The US space program should save more than $12m (£7.95m) a seat flying astronauts to and from the International Space Station on commercial space taxis rather than aboard Russian capsules, the NASA programme manager said on Monday (January 26).
In September, the National Aeronautics and Space Administration awarded contracts worth up to a combined $6.8 billion to Boeing and privately owned Space Exploration Technologies, or SpaceX, to fly crew to the station, a $100 billion research laboratory about 260 miles above Earth.
Since retiring the space shuttles in 2011, the United States has depended on Russia's space agency, Roscosmos, to ferry astronauts to the orbital outpost. The service costs more than $70 million per person.
NASA expects to pay an average of $58 million a seat when its astronauts begin flying on Boeing's CST-100 and SpaceX's Dragon capsules in 2017, Kathy Lueders, manager of NASA's Commercial Crew program, told reporters during a news conference in Houston and via conference call.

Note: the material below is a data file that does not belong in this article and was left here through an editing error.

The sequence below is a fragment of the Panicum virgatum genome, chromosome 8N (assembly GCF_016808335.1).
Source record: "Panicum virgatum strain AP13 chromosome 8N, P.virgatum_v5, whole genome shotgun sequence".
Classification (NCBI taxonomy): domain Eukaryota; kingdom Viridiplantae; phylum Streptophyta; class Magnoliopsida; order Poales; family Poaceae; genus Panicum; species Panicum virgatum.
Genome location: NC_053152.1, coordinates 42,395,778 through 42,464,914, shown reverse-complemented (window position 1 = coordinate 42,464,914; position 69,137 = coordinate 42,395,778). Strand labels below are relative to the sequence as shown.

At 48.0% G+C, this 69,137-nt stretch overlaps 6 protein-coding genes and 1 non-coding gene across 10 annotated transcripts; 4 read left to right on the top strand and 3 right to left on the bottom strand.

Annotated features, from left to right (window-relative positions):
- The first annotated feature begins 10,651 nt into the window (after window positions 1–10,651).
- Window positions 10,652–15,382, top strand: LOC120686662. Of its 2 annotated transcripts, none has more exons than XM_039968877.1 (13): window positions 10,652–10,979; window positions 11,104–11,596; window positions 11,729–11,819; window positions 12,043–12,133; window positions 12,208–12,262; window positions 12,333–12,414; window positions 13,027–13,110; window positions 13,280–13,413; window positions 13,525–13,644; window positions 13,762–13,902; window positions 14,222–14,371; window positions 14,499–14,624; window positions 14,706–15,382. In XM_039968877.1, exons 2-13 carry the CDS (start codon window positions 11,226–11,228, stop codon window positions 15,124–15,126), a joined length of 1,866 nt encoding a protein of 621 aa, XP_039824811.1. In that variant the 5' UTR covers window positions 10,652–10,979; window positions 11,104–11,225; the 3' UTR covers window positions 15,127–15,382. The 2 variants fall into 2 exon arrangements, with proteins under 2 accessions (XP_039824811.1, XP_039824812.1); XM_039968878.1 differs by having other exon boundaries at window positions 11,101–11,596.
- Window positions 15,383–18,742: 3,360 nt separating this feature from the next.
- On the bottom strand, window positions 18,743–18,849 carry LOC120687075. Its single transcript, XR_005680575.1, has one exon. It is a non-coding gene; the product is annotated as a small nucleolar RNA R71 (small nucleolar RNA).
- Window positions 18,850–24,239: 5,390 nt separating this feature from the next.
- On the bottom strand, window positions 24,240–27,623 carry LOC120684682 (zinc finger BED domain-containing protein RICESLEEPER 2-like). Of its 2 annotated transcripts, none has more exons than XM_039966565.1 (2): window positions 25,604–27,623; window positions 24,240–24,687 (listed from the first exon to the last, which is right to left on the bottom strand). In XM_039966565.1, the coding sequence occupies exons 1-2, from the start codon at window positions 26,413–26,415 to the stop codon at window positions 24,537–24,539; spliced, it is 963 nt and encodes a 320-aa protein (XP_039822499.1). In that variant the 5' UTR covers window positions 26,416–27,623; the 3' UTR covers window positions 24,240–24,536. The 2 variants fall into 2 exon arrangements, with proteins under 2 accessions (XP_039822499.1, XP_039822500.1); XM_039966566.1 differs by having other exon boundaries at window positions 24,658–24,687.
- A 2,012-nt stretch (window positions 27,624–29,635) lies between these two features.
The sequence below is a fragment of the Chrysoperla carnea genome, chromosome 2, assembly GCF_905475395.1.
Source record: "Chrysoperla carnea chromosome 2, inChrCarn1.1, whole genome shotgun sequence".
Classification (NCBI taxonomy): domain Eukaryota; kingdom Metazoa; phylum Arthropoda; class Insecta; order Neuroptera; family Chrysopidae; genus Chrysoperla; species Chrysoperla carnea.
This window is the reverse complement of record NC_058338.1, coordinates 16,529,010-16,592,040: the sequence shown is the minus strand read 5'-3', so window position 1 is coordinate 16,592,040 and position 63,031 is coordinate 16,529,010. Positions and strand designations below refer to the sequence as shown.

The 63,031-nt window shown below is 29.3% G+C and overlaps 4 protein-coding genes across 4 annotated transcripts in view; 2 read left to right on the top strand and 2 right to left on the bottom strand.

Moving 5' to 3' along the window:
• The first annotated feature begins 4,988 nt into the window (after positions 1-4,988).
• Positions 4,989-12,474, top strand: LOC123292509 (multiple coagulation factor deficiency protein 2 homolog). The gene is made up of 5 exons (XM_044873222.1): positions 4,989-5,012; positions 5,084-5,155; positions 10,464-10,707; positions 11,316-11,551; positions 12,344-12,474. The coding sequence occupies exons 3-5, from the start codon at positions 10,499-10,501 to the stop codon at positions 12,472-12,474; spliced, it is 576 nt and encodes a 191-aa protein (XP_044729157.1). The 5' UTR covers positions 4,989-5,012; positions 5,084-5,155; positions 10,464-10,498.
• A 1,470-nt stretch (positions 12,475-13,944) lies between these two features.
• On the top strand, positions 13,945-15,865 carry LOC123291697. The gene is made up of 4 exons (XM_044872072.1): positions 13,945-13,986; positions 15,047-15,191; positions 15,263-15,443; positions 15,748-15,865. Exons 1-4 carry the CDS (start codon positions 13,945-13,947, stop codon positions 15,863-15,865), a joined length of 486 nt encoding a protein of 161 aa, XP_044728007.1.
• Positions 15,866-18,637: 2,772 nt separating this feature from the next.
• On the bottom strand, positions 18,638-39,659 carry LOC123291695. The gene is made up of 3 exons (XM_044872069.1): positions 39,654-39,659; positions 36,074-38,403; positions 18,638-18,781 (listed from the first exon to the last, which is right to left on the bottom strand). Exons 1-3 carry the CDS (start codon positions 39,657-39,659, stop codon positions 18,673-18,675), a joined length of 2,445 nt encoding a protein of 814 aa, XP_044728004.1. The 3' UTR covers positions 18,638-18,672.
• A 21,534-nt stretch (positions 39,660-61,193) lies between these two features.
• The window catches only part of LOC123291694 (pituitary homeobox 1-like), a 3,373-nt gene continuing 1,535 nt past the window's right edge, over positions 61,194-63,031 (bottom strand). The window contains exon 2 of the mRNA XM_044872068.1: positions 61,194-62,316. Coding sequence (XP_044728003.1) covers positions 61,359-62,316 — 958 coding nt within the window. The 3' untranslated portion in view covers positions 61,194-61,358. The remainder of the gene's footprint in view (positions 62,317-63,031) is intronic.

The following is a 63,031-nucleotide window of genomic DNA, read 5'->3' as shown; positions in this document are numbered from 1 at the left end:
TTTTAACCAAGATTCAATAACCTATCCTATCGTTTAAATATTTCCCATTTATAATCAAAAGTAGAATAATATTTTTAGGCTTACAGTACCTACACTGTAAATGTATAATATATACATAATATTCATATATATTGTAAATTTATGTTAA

"We have been working overtime to return space launches to U.S. soil and end our sole reliance on Russians to get to the International Space Station (ISS)," NASA Administrator Charles Bolden said.
Both SpaceX and Boeing plan two test flights to the station, the first without a crew and the second with a combination of company test pilots and NASA astronauts aboard.
SpaceX is targeting its unmanned test flight in 2016 and its piloted flight in early 2017, said company president Gwynne Shotwell.
Boeing's test flights are targeted for April and July 2017, vice president and programme manager John Elbon said.